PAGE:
Construction work on the Harbor Freeway Transitway portion of the ExpressLanes project is nearing completion with Metro poised to open the first segment of the program to the public later this year.

With construction now nearly 70 percent completed, starting Friday June 1, motorists will begin seeing large electronic digital ExpressLanes message boards display various information regarding the program. No date has been announced for the official opening but work is progressing for a possible November 2012 opening along the Harbor Freeway Transitway portion of the project.

Metro, in partnership with Caltrans, is embarking on a one-year demonstration program that will convert 11 miles of existing carpool lanes on the I-110 (Harbor Freeway Transitway) between the Harbor Gateway Transit Center/182nd Street and Adams Boulevard near downtown Los Angeles and 14 miles on the I-10 (El Monte Busway) between Union Station/Alameda Street and the I-605 Freeway to toll lanes.


Continue reading

Metro and litigation

Metro’s long-standing policy has been to decline comment on litigation filed against the agency. I thought that was worth repeating today.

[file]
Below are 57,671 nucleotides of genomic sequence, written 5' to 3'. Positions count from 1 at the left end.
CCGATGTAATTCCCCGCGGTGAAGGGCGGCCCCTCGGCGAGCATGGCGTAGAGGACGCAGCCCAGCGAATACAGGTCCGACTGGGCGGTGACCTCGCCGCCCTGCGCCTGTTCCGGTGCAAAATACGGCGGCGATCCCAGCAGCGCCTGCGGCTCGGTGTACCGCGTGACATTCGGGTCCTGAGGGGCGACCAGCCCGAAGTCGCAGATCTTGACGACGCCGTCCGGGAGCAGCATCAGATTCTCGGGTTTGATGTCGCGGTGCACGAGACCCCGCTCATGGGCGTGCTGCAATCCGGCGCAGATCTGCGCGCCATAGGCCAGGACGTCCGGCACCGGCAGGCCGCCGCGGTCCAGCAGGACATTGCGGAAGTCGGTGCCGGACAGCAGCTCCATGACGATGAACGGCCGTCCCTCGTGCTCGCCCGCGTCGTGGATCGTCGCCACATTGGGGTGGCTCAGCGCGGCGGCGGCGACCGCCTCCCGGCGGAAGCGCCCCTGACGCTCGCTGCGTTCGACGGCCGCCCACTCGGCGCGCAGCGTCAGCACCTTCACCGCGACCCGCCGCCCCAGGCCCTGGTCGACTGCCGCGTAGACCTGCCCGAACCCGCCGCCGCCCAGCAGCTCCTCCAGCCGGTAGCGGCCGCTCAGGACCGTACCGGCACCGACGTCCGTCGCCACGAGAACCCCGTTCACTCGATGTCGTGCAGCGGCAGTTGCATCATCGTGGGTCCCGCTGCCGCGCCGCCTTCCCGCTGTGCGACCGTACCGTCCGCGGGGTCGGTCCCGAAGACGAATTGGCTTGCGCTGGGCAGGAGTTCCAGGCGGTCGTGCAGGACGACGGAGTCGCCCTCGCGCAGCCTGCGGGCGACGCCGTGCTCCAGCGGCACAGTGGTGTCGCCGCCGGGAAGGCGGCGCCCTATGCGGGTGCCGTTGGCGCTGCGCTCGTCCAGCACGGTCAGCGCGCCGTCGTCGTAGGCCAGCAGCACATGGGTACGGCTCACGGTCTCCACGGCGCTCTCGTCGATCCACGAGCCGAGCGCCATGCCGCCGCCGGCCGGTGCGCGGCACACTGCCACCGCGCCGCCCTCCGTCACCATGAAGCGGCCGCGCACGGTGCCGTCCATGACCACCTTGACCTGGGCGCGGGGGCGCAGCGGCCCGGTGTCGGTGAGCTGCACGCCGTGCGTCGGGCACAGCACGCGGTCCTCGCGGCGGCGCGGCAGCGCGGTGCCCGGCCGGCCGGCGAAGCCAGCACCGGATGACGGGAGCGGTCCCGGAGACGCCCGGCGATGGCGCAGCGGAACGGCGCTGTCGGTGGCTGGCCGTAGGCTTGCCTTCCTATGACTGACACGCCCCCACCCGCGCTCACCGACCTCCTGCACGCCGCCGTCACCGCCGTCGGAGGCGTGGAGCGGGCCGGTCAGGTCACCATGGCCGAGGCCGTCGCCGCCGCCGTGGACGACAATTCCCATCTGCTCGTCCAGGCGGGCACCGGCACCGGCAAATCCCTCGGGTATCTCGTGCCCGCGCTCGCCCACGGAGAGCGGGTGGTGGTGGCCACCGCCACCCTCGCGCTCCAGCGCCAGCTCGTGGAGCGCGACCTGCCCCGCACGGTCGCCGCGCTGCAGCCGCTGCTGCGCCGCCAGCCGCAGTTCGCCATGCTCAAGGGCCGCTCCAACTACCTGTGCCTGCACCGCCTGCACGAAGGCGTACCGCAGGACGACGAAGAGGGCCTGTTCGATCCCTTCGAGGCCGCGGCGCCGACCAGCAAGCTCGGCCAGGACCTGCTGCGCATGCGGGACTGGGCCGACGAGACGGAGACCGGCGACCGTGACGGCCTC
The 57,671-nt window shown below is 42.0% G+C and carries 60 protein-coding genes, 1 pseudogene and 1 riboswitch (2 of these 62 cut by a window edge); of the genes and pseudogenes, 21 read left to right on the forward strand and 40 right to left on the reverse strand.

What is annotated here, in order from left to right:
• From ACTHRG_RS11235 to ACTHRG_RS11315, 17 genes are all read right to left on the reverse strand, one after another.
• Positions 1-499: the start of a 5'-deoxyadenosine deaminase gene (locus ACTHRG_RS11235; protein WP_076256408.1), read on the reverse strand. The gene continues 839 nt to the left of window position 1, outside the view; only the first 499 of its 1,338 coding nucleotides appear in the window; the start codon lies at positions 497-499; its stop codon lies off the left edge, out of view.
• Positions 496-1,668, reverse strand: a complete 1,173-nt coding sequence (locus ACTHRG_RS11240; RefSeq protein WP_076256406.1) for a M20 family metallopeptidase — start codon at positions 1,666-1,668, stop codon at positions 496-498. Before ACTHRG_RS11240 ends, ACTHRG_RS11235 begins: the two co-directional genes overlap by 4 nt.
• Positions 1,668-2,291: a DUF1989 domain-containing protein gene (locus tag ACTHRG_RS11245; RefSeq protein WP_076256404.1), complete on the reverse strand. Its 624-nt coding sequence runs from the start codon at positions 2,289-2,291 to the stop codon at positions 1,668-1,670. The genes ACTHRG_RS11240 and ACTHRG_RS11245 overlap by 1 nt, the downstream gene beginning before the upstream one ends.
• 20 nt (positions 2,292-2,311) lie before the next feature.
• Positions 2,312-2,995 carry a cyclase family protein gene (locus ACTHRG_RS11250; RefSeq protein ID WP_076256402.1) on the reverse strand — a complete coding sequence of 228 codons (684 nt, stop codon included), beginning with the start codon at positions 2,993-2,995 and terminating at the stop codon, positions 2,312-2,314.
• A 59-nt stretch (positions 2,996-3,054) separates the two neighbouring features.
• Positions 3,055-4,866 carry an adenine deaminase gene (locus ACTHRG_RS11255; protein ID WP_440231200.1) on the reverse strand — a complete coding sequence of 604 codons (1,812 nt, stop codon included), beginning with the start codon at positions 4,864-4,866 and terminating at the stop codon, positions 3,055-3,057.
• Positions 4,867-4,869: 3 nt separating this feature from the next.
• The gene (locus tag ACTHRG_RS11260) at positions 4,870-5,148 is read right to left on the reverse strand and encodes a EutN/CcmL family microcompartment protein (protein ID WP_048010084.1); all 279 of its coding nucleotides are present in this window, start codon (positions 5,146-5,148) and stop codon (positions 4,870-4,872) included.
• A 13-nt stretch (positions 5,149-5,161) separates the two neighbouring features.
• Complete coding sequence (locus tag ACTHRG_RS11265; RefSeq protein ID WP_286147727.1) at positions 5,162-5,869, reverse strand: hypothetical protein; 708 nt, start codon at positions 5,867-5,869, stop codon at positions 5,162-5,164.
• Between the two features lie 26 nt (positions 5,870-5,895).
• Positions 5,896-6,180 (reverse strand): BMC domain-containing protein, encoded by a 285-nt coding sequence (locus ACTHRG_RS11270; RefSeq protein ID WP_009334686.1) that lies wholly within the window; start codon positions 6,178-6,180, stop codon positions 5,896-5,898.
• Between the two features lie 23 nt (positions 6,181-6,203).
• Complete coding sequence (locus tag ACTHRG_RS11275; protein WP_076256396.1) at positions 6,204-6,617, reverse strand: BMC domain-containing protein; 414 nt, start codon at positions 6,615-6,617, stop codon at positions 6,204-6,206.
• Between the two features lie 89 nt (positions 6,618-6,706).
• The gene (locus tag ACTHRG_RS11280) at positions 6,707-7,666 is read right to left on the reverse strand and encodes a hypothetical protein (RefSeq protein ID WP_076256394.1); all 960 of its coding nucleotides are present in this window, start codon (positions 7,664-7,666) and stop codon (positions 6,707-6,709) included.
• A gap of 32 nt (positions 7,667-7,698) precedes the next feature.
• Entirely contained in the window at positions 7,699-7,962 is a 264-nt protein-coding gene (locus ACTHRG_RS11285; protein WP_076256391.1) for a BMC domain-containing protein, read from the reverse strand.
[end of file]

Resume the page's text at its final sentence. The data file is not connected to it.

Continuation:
Metro helps combat human sex trafficking

County Supervisor Don Knabe at the event this morning. Photo by Anna Chen/Metro.

Los Angeles County and Metro Board Member Don Knabe will join local law enforcement officials, Metro executives and local businesses Thursday morning to unveil a multimedia awareness campaign aimed at informing the public about the heinous crime of child sex trafficking.

The press event will take place Thursday, May 31, at 9 a.m. outside the main entrance of the Kenneth Hahn Hall of Administration. Joining Supervisor Knabe will be:

  • Leroy D. Baca, Los Angeles County Sheriff
  • Jim McDonnell, Police Chief, City of Long Beach
  • Art Leahy, CEO, Metro
  • Lee Ann Muller, President, Clear Channel Outdoor Southern California Division President
  • Chris Kelly, Former Chief Privacy Officer at Facebook & Founder of the Safer California Foundation

The campaign, originally called for by Supervisor Knabe, will appear at Metro train stations and bus stops, rail cars and buses. The information will also appear on Metro’s website.

Thanks to a generous donation by Clear Channel, over 50 digital displays and 15 traditional billboards will broadcast the message across Los Angeles County.